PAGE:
"Before you embark on a journey of revenge, dig two graves." Eleven-year-old Egyptian girl Janna Gohar used Confucius words to highlight her fierce yet touching story of battles and revenge.
"Revenge is one of the messages in my book," said Janna, "and the Chinese philosopher's saying means when you take a revenge, you're going to hurt not only your enemy but also yourself."
Janna, a fifth-grade student with the Misr American College in a middle-class residential area in Suburban Cairo, wrote her second book, titled "World War III: Cats and Dogs" in 2008.
In the book, an American dog and an Iraqi cat went together to stop a violent war between their compatriots. The cat succeeded in stopping the war, but the dog was hailed as a hero by the media, as the cat was wounded and hospitalized. Irritated by the dog's dishonesty, the cat took revenges and eventually killed him.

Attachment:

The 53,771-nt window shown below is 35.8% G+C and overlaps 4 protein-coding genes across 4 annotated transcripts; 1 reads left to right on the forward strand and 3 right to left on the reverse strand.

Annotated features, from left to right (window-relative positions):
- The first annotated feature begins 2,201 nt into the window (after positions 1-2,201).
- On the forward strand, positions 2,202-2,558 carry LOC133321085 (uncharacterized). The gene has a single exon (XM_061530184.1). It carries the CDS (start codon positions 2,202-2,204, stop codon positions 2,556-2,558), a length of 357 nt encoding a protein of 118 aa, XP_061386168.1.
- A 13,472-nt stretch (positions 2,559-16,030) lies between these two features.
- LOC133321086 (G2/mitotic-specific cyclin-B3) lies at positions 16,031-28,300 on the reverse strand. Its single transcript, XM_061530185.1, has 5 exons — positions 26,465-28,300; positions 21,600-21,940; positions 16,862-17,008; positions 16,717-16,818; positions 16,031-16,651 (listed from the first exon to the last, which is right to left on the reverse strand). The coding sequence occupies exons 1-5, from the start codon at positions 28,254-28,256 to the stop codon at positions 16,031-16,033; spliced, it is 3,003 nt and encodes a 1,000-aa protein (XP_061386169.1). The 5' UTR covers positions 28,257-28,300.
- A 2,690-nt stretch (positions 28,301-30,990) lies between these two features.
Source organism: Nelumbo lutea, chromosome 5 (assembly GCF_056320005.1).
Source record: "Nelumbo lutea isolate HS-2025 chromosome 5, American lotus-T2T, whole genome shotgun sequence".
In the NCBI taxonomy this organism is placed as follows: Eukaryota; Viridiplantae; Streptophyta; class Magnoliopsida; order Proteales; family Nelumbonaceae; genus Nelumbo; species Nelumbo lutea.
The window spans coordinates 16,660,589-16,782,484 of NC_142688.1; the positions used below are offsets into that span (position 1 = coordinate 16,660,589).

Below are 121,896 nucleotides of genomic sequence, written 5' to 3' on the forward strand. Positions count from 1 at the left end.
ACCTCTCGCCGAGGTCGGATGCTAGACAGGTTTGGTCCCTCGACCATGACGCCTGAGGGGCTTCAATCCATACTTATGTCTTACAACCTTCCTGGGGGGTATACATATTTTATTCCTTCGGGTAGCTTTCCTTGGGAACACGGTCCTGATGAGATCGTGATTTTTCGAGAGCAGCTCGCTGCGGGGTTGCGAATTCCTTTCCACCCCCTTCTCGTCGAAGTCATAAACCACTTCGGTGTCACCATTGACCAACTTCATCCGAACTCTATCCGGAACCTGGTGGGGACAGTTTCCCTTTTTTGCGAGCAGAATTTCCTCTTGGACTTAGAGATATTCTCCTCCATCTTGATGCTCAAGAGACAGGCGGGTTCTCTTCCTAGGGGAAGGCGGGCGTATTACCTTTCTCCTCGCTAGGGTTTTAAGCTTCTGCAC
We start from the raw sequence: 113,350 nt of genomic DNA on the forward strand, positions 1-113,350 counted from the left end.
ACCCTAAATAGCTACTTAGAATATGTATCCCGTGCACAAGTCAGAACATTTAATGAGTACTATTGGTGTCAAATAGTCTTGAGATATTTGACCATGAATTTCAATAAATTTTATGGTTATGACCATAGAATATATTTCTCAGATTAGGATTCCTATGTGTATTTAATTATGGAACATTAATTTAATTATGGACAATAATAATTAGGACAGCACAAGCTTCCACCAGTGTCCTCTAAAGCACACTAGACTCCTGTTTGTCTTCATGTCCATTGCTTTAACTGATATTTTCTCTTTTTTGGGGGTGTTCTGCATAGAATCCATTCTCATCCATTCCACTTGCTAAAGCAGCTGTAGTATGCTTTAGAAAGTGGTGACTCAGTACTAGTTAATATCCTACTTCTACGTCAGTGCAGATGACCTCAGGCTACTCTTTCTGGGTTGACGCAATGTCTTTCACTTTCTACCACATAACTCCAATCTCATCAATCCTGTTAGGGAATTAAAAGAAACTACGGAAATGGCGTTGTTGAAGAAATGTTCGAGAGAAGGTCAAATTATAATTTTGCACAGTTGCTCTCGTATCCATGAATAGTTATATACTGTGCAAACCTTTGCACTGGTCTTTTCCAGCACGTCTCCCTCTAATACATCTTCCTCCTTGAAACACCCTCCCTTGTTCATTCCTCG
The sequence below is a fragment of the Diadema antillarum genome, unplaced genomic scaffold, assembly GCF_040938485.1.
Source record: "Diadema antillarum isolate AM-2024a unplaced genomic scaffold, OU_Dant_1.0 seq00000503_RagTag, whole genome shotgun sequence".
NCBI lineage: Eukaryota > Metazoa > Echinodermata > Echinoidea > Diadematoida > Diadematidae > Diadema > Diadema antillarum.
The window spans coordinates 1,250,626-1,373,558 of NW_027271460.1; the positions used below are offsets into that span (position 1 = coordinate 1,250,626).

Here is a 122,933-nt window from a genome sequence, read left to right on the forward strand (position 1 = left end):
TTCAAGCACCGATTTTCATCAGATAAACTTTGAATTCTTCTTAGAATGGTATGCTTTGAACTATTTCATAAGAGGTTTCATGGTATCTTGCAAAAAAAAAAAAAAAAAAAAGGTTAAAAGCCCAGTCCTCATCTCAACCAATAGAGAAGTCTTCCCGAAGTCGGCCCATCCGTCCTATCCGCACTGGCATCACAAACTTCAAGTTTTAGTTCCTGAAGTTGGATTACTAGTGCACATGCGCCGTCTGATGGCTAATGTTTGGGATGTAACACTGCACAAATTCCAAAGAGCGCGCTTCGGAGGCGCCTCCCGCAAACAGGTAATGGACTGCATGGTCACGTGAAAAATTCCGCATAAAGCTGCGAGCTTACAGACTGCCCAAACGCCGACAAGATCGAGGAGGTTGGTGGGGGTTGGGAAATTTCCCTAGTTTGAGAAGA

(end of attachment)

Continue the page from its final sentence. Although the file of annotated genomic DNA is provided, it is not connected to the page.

Janna said she came up with the idea of writing this book, when she was learning the Second World War at school, and watched news coverage on the Iraqi war with her parents at home.
"I also saw a lot of conflicts between my dog and my cat, so I decided to write about a war between the two animals," the girl smiled, patting her white Persian cat in her bedroom.
"The dog is from the United States and the cat is from Iraq, because America has a big population and big missiles," said Janna." Iraq also has, but not as much."
Her book, illustrated with cartoons by her elder sister Nadia Gohar, described and reflected on the war through a child's perspective.